As a prekindergarten teacher and a grandmother of three preschool age children, I understand the pressure that today’s parents and teachers feel when it comes to getting children off to a successful start in kindergarten. We can start to feel a sense of urgency to stress academic learning over any other type of learning. We are tempted to cut playtime short and add more worksheets and guided lessons into our day so that our children will be kindergarten ready. But consider this; kindergarten readiness does not guarantee kindergarten success.
To measure kindergarten readiness, the focus is often on what the child knows, such as having a good grasp on basic core academic concepts. However, for young children to achieve kindergarten success, we need to not only consider what the child knows, but also where the child lands emotionally, physically and socially. For you see, success in kindergarten is achieved when we consider the whole child and not just a part.
Age before readiness
There are many assessment tools schools often used to gauge kindergarten readiness, and a child may exhibit high scores giving parents or early childhood educators the impression that “this child is ready for kindergarten.” However, acceptance into most kindergarten classrooms isn’t contingent on “ready for success” criteria. Acceptance is instead contingent on age.
If a child meets the age requirement for kindergarten admission, then the child is considered “ready for kindergarten” whether they are socially, emotionally, physically and cognitively ready or not. Any assessment that takes place upon or after admission to kindergarten is used to identify what the child may still need to achieve “kindergarten success.” But we can help our students achieve success long before the admission/assessment process if we keep our focus on the whole child all the way to the kindergarten classroom door.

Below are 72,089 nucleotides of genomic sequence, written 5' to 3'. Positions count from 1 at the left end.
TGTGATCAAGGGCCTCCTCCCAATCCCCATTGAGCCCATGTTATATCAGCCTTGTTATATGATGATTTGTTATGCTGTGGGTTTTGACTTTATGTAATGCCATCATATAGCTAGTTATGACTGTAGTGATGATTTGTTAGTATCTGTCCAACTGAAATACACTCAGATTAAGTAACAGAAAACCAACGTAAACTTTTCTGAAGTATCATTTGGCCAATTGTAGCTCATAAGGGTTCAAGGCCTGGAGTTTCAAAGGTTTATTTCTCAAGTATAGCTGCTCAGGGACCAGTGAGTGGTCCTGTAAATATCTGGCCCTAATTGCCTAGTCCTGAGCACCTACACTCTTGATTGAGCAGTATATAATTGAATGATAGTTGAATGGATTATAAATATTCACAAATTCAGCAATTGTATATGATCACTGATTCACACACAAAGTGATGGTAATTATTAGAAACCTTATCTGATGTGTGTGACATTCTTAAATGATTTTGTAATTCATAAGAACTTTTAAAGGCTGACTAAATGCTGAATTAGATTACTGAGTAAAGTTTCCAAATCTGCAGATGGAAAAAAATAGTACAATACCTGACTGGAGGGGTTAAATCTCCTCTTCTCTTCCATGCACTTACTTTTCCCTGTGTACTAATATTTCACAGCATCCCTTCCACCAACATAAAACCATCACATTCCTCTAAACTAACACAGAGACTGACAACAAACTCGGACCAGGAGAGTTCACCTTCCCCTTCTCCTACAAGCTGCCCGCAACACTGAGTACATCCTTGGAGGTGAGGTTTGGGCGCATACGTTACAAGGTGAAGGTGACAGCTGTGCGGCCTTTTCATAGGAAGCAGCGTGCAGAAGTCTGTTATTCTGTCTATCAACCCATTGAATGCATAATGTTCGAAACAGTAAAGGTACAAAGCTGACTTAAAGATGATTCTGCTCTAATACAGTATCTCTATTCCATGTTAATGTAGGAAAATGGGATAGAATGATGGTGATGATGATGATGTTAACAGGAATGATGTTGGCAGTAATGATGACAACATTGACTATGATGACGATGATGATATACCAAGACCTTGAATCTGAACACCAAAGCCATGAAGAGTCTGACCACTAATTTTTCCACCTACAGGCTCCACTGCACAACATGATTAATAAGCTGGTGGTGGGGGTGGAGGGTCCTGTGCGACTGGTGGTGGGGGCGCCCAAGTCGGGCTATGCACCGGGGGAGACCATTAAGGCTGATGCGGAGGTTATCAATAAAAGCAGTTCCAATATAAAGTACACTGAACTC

From day one of a child’s birth, the focus is on development in all areas of growth. We cheer when a child crawls or walks. We admire every new word a child learns to say or seems to understand. We celebrate every potty training success. We watch attentively as the child figures out how to climb a set of stairs, solve a problem, hold the scissors, play with a friend, find their name, make their mark, pour their own juice, build a tower and put on their own jacket. Yet for some reason, the minute we start thinking about kindergarten readiness, the focus suddenly switches from the whole child to the part. The focus becomes on what we think the child should know instead of continuing to foster success across the spectrum of developmental skills the child needs to master to truly find success in school and in life.
All work, no play
The most profound thing you can do to help young children achieve kindergarten success is increase time in play so that the child can master skills in all areas of development.
Through play, young children are building the skills they need to be successful in kindergarten. It is through play that they learn to get along with others, cope when things don’t go as expected, build confidence, learn to self-regulate, understand basic and complex core concepts, make good decisions, expand vocabulary, increase listening skills and develop a love for learning.
A child who arrives at the kindergarten door with a full spectrum of mastered physical skills, social competence, emotional well-being and meaningful cognitive processing skills is a child who will not only fare well in the admission assessment process but will also be ready to achieve kindergarten success.